BMW to debut hologram controls at CES

Characteristics of head-up display, gesture control and touchscreen

Published: December 15, 2016, 4:30 PM
Updated: November 21, 2021, 3:21 PM

BMW HoloActive Touch

BMW is bringing together the characteristics of head-up display, gesture control and touchscreen operation to the 2017 Consumer Electronics Show (CES) with a 3D control system called HoloActive Touch.

HoloActive Touch works like a virtual touchscreen, where the driver doesn’t have to physically touch a screen to work a control, but virtually manipulate an image floating over the display. The driver actually gets tactile and visual feedback to confirm engagement.

The image is created through reflections, in a manner similar to head-up display, though it is free-floating and not projected onto a surface. It hovers beside the steering wheel at centre-console height and a camera is used to detect the user’s hand movements, in particular the location of the fingertips. When a finger “makes contact” with one of the virtual control surfaces, a pulse is sent and the control is engaged.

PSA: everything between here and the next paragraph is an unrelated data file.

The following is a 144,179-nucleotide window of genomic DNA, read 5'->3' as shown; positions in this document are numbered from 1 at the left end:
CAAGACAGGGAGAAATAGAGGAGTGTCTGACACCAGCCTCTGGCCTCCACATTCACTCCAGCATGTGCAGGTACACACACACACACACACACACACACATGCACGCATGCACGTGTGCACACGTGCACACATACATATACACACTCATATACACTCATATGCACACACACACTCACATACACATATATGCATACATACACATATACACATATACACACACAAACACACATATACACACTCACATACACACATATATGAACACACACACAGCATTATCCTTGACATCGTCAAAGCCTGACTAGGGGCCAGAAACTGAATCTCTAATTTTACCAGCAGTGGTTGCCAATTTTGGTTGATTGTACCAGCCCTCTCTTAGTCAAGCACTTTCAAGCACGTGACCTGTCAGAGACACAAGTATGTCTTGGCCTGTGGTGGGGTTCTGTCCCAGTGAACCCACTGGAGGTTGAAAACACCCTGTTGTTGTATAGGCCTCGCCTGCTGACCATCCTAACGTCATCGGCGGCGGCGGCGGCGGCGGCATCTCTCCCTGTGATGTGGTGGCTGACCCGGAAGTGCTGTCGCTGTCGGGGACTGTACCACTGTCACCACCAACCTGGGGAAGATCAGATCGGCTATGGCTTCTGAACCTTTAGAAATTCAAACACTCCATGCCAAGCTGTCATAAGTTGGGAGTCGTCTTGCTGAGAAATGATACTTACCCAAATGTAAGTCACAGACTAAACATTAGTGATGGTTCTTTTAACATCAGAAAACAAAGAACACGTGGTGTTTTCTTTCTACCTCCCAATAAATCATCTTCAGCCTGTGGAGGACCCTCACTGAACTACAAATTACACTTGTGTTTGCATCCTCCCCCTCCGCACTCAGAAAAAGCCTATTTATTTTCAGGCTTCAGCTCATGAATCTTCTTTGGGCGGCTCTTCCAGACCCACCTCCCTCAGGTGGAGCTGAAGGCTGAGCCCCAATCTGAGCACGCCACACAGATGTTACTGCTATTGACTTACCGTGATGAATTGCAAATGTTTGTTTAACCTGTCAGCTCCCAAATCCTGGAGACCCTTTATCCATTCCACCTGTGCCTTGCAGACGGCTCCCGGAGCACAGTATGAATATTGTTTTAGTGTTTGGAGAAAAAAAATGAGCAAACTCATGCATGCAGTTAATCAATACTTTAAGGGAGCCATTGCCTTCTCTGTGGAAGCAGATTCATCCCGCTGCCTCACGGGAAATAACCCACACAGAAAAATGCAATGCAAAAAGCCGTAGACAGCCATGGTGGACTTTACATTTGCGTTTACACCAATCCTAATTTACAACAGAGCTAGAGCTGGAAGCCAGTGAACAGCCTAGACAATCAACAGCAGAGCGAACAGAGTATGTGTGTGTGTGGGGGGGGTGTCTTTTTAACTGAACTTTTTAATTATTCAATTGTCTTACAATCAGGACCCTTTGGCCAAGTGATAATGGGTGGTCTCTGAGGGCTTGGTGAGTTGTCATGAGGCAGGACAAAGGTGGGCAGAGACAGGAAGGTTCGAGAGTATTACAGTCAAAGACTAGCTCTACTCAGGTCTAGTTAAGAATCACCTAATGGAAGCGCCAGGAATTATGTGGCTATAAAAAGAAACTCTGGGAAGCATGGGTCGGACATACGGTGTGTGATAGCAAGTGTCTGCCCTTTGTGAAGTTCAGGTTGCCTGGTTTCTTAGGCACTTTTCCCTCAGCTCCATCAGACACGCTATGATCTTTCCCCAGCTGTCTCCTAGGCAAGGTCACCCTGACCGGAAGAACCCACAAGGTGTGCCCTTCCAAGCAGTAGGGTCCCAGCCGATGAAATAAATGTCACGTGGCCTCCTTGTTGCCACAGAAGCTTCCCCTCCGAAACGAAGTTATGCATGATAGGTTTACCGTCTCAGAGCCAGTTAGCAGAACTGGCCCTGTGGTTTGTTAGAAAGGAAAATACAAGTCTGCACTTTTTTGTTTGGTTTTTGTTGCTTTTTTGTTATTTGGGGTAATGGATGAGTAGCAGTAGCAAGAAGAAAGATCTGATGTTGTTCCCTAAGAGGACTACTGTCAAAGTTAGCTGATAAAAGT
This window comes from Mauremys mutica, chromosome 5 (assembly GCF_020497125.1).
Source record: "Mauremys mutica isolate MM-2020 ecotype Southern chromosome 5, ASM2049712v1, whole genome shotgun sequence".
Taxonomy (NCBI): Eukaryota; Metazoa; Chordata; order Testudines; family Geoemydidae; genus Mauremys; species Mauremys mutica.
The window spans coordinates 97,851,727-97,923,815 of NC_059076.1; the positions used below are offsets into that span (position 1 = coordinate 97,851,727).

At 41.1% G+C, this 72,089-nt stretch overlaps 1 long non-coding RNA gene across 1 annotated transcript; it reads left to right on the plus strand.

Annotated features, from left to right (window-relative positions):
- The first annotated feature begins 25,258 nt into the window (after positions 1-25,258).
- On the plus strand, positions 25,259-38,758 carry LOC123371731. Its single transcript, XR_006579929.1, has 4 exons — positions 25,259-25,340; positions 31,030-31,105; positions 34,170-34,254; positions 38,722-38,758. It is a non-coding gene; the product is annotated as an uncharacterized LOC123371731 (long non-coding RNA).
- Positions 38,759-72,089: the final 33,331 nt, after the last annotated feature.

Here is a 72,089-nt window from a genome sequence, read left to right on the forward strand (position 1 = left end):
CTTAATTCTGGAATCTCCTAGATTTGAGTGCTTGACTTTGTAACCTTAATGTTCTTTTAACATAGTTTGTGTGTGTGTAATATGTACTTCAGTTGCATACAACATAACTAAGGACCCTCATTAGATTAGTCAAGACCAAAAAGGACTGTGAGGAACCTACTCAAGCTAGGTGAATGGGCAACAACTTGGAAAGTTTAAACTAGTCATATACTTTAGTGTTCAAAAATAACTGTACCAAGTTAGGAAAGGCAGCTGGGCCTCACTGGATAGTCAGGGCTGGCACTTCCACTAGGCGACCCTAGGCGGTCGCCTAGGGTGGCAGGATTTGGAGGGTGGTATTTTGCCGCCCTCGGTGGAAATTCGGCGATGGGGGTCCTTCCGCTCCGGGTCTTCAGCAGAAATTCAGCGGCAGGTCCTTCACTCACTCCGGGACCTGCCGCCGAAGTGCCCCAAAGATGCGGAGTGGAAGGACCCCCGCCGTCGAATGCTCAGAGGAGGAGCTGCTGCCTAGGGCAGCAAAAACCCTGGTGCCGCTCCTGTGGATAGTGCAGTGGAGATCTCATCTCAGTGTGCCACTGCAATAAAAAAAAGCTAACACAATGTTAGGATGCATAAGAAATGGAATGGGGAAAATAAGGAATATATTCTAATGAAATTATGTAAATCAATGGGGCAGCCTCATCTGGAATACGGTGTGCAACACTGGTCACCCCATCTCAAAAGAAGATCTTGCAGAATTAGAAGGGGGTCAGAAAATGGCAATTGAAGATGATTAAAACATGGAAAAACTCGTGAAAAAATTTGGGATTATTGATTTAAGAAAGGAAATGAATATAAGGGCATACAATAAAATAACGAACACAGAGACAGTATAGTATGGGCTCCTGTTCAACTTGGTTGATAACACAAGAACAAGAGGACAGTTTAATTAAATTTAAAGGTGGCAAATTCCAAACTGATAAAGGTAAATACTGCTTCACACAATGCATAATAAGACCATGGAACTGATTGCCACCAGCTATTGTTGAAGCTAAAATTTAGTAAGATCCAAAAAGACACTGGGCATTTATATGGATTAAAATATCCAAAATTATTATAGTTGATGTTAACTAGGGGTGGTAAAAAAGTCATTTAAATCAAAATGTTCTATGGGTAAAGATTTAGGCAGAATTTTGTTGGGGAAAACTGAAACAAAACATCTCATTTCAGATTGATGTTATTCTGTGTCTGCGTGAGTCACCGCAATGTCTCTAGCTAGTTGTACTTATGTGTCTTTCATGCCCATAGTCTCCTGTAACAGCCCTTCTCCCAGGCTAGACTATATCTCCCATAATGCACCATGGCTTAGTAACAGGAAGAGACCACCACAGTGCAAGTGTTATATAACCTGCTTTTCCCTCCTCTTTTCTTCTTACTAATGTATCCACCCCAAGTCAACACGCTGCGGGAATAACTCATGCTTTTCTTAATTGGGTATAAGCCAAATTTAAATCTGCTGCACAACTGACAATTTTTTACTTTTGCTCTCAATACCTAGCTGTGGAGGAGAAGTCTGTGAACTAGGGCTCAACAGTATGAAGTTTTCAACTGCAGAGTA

Not only does it provide control over the traditional vehicle functions but also a new suite of features developed with the enhancements in on-board connectivity, and reportedly is very intuitive in its presentation.

BMW introduced gesture control at CES 2015 and is now available on new 7 and 5 Series models, and last year showed AirTouch, which allowed the user to work control pads on the instrument panel without having to touch a control interface.

The system is part of the BMW display at CES in Las Vegas (January 5-8, 2017). Called Inside Future, it gives show visitors an impression of the work the company is doing in areas of autonomous driving and the connectivity it requires.